The amazing rise and fall (and fall) of MoviePass
The startling rise and fall of MoviePass sounds like, well, a movie. Once a hot startup that promised to apply Netflix’s subscription model to the big screen, the service now looks set for the cinematic scrap heap.
It wasn’t supposed to end this way. In 2012, Business Insider called MoviePass one of the top 25 most disruptive apps. And as recently as a year ago, shares of MoviePass’s corporate parent, Helios and Matheson Analytics, traded for a whopping $5,000 apiece, with investors seemingly convinced that MoviePass would become the Netflix of movie theaters.
The comparison to Netflix wasn’t accidental — it was one Helios and Matheson sought to stoke. After buying a majority stake in MoviePass in August 2017, the company touted the service by saying it “completely disrupts the movie industry in the same way that Netflix and Redbox have done in years past.”
“With our big data and artificial intelligence platforms and other technologies that we own, we will be able to bring a significant technological advantage to MoviePass,” Helios and Matheson asserted of its purchase.
Some three weeks later, Helios and Matheson shares were surging into quadruple digits.
At the same time Helios and Matheson was predicting big things for MoviePass, the company was still bleeding red ink. In mid-2017, shortly before the deal was announced, it had accumulated a deficit of $55 million, according to a regulatory filing.
Today, Helios and Matheson’s stock trades for fractions of a cent, and New York prosecutors are investigating it. The company’s accountants have expressed doubt about its prospects.
Helios and Matheson denies any wrongdoing, and said, first reported by CNBC on Wednesday.
“We believe our public disclosures have been complete, timely and truthful and we have not misled investors. We look forward to the opportunity to demonstrate that to the New York attorney general,” the company said in a statement.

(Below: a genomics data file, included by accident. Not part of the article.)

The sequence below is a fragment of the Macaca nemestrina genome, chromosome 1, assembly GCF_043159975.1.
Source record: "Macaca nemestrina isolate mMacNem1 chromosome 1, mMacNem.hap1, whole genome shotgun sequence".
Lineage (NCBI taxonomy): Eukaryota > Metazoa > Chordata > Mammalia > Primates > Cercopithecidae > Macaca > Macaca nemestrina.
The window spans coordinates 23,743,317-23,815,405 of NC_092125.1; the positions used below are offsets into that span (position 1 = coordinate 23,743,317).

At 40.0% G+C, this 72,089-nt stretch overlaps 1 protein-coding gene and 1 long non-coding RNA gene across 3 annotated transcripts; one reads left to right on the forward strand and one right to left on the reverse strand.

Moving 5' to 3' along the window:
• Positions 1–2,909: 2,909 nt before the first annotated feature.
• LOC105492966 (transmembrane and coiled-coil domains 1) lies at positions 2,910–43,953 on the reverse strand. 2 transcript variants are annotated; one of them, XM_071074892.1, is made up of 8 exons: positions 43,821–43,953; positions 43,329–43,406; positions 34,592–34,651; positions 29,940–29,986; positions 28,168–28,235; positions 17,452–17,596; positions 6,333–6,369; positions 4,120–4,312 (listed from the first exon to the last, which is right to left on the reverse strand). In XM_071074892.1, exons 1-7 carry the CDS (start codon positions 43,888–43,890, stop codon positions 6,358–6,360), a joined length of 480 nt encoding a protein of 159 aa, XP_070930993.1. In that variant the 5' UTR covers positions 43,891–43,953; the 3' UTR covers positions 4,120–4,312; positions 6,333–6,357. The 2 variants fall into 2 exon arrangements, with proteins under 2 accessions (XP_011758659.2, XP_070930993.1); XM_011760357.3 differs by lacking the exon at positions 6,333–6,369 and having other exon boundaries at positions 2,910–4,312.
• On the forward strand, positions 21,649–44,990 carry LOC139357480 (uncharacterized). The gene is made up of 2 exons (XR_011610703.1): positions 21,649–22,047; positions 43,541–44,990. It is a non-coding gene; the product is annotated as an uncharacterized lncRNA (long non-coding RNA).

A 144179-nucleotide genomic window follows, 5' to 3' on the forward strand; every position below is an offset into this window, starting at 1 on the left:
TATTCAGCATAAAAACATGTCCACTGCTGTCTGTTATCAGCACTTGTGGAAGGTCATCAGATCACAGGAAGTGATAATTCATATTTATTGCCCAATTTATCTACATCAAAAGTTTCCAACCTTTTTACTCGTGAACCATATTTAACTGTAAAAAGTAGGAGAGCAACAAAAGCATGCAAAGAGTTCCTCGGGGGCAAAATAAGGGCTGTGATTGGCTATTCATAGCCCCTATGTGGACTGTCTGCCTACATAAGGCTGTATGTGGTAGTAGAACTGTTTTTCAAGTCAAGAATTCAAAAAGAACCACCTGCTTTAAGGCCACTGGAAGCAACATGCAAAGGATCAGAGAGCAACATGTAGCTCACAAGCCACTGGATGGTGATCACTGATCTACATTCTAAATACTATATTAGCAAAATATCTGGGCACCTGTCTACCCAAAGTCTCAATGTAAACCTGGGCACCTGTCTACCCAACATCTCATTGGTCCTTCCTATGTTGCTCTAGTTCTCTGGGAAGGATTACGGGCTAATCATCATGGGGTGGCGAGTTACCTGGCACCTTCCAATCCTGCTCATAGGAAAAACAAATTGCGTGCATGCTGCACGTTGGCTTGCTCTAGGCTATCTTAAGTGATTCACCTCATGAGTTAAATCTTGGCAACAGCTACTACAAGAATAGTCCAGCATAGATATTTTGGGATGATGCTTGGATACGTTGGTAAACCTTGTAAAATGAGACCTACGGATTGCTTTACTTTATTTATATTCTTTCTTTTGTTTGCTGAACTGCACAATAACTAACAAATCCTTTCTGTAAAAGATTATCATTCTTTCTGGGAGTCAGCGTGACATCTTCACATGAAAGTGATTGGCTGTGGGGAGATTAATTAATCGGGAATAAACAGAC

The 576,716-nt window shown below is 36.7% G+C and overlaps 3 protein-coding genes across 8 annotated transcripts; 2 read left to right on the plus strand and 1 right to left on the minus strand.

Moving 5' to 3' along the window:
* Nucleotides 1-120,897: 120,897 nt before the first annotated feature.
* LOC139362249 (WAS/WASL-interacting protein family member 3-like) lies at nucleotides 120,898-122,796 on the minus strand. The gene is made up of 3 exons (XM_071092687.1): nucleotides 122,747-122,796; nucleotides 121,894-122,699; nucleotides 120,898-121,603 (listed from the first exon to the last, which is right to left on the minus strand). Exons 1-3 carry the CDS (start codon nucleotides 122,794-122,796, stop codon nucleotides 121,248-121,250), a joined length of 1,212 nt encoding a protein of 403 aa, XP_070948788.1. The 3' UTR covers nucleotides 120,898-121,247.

Helios and Matheson did not return a request for comment.
Although it remains uncertain what investigators might uncover, there have long been questions about MoviePass’ business model. Started in 2011 by entrepreneurs Stacy Spikes and Hamet Watt on the premise of letting people see a movie a day for a monthly fee, MoviePass pays theaters full price for every admission. That meant MoviePass could only make money if more people pay for the service than actually go to the pictures.
As it was running low on cash this summer, MoviePass tried to stanch the bleeding by limiting users to seeing only three movies per month. Previously, the service let subscribers watch up to one film a day for $9.95 a month. It also began charging its more than 3 million membersand desirable showtimes.
interrupted the film service for customers, seemingly until Helios and Matheson paid merchant and fulfillment processors. The company’s accumulated financial deficit as of mid-year: nearly $248 million, according to a regulatory filing.
Turmoil inside, as competition mounts
In resigning from Helios and Matheson’s board in August, one director accused its leadership of keeping boardmembers in the dark about the its business, a charge the company denies.
The company faces other legal problems. Two class-action lawsuits accuse the company of misstating its prospects by among other things, describing its business model as “sustainable” in press releases.
Adding to its woes, MoviePass is trying to fend off competition from the nation’s largest cinema chain. AMC Entertainment said this month that its Stubs A-List subscription service had more than 400,000 subscribers a little more than three months after offering users three films a week for $19.95 a month.
Meanwhile, MoviePass didn’t help its cause with former subscribers earlier this month, who reported getting emails telling them that unless they opted out, they would be re-enrolled in the same plan they had previously signed up for.
The company has now postponed a special shareholder meeting that had been scheduled for Thursday until Nov. 1 to vote on a reverse stock split, a bid by Helios and Matheson to prevent its delisting from the Nasdaq.
The company’s closing stock price on Friday: 0.0168 cents.